LASP1 is a novel BCR-ABL substrate and a phosphorylation-dependent binding partner of CRKL in chronic myeloid leukemia
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Jochen J. Frietsch1,*, Carolin Kastner2,*, Thomas G. P. Grunewald3, Hardy Schweigel4, Peter Nollau4,5, Janine Ziermann1, Joachim H. Clement1, Paul La Rosée1, Andreas Hochhaus1 and Elke Butt2
1 Klinik für Innere Medizin II, Abteilung Hämatologie und internistische Onkologie, Universitätsklinikum Jena, Jena, Germany
2 Institute for Clinical Biochemistry and Pathobiochemistry, University Clinic of Wuerzburg, Wuerzburg, Germany
3 INSERM Unit 830, Genetics and Biology of Cancers, Institute Curie Research Center, Paris, France
4 Department of Clinical Chemistry, University Medical Center Hamburg-Eppendorf, Hamburg, Germany
5 Research Institute Children’s Cancer Center and Clinic of Pediatric Hematology and Oncology, University Medical Center Hamburg-Eppendorf, Hamburg, Germany
* These authors contributed equally to this work
Elke Butt, email:
Keywords: LASP1, CML, BCR-ABL, CRKL, nilotinib
Received: May 21, 2014 Accepted: June 5, 2014 Published: June 7, 2014
Chronic myeloid leukemia (CML) is characterized by a genomic translocation generating a permanently active BCR-ABL oncogene with a complex pattern of atypically tyrosine-phosphorylated proteins that drive the malignant phenotype of CML. Recently, the LIM and SH3 domain protein 1 (LASP1) was identified as a component of a six gene signature that is strongly predictive for disease progression and relapse in CML patients. However, the underlying mechanisms why LASP1 expression correlates with dismal outcome remained unresolved.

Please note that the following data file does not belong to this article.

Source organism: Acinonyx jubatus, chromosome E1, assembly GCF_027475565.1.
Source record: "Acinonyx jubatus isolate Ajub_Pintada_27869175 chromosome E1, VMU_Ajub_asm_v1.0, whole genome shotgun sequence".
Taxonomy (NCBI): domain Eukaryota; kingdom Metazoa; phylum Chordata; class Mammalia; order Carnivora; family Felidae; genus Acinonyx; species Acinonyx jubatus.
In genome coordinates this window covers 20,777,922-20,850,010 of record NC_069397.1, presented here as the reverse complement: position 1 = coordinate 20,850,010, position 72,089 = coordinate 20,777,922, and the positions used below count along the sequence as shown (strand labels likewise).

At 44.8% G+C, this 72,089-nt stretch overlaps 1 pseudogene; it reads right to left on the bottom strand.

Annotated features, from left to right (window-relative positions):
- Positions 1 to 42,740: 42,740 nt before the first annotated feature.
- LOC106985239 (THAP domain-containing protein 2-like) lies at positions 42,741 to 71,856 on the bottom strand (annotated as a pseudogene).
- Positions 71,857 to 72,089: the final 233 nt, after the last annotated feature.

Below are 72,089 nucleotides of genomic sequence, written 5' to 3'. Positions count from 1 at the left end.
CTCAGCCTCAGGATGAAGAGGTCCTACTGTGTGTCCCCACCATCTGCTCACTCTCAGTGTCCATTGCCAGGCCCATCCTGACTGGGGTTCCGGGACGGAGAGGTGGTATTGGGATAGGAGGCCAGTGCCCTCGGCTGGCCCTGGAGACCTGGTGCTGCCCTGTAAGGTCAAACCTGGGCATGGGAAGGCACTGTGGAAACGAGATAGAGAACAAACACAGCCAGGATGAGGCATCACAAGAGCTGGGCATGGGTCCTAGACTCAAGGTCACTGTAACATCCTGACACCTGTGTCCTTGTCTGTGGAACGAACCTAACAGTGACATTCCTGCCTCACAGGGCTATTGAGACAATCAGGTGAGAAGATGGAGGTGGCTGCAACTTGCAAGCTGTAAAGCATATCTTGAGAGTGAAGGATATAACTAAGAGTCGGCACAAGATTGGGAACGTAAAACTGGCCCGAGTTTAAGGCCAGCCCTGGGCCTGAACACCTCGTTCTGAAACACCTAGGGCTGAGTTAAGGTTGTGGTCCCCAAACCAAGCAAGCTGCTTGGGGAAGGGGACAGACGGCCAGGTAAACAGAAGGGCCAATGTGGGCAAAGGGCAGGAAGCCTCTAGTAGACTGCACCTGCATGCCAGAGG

Here, we identified LASP1 as a novel and overexpressed direct substrate of BCR-ABL in CML. We demonstrate that LASP1 is specifically phosphorylated by BCR-ABL at tyrosine-171 in CML patients, which is abolished by tyrosine kinase inhibitor therapy. Further studies revealed that LASP1 phosphorylation results in an association with CRKL - another specific BCR-ABL substrate and bona fide biomarker for BCR-ABL activity. pLASP1-Y171 binds to non-phosphorylated CRKL at its SH2 domain. Accordingly, the BCR-ABL-mediated pathophysiological hyper-phosphorylation of LASP1 in CML disrupts normal regulation of CRKL and LASP1, which likely has implications on downstream BCR-ABL signaling. Collectively, our results suggest that LASP1 phosphorylation might serve as an additional candidate biomarker for assessment of BCR-ABL activity and provide a first step toward a molecular understanding of LASP1 function in CML.
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